Canada’s first-ever Upcycled Food Fest aims to launch a new way of reducing food waste in the country.
Running through November, the Upcycled Food Fest will bring together an unprecedented group of chefs, restaurants, food and beverage companies, nutritionists, and grocery retailers. The festival aims to demonstrate how healthy, fully sustainable, and delicious meals can be when upcycled from wasted food.
Upcycled foods use ingredients that otherwise would not have gone to human consumption, are procured and produced using verifiable supply chains, and have a positive impact on the environment.
Powered by Provision Coalition and supported by investment from the Grain Farmers of Ontario and the Canadian Agricultural Partnership, the festival offers both consumers and companies/organizations around the Greater Toronto Area the chance to use and try upcycled foods to create a positive environmental and social impact.
The Upcycled Food Fest aims to inspire Canadians to consider the issue of food waste and insecurity while supporting local through upcycled food and beverage products.
Citing studies on food waste, the festival notes that a staggering 58 per cent of all the food produced in Canada is lost or wasted. In addition, 60 per cent of Canadians are interested in purchasing upcycled products, and 95 of Canadians want to do their part in reducing food waste.
Leveraging unavoidable by-products from food and beverage companies, the Upcycled Food Fest has worked with nutrition experts and chefs to create new and inventive meals with unavoidable by-products and ingredients currently going to waste.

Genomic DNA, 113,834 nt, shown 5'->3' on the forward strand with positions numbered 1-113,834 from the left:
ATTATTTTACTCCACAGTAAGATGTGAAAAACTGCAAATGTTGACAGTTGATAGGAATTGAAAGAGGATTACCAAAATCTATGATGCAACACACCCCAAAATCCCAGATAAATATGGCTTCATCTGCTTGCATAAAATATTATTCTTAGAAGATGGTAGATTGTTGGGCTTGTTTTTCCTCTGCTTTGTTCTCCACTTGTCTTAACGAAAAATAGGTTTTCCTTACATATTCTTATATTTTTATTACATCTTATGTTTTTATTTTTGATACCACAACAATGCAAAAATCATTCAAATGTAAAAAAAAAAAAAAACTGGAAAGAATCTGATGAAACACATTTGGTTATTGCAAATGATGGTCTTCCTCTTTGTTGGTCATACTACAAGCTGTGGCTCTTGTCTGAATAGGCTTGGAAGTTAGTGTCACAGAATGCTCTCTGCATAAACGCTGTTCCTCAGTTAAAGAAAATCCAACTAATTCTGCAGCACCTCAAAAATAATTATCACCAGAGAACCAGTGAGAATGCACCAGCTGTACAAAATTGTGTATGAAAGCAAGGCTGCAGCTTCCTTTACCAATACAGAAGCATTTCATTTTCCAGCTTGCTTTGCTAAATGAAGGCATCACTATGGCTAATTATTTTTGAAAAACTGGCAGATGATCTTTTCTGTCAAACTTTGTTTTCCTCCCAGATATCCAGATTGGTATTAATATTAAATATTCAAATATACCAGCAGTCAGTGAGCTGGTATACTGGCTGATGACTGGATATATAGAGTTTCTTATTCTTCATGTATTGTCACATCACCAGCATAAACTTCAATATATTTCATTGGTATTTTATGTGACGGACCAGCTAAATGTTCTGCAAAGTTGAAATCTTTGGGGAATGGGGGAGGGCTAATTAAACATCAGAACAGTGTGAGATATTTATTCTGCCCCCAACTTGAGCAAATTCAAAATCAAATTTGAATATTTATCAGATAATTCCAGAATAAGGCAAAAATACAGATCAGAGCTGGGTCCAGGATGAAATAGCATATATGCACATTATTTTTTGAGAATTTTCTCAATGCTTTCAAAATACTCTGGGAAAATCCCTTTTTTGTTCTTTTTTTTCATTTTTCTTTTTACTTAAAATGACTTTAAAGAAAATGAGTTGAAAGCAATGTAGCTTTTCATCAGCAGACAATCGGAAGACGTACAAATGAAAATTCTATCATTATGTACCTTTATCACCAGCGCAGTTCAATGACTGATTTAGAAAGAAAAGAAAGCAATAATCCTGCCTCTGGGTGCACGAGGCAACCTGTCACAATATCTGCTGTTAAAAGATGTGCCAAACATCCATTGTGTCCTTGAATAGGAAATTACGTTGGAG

The Upcycled Food Fest is supported by investment from the Grain Farmers of Ontario and the Canadian Agricultural Partnership.
“We couldn’t be more excited to launch Canada’s first-ever Upcycled Food Festival to help change the way people think about food waste,” says Cher Mereweather, president & CEO of Provision Coalition. “The amount of food wasted each year is staggering, and the environmental and social impact of it is really unthinkable—especially when over four million Canadians are food insecure. We want to engage both food and beverage companies and the public to show that new, nutritious and delicious meals and ingredients can be made from upcycled ingredients.”
“Grain Farmers of Ontario values sustainability and is proud to have supported this initiative,” says Paul Hoekstra, VP of strategic development at Grain Farmers of Ontario. “We’re excited for the opportunity for more Canadians to enjoy local, Ontario-grown soybean products in a new way that reduces unnecessary waste.”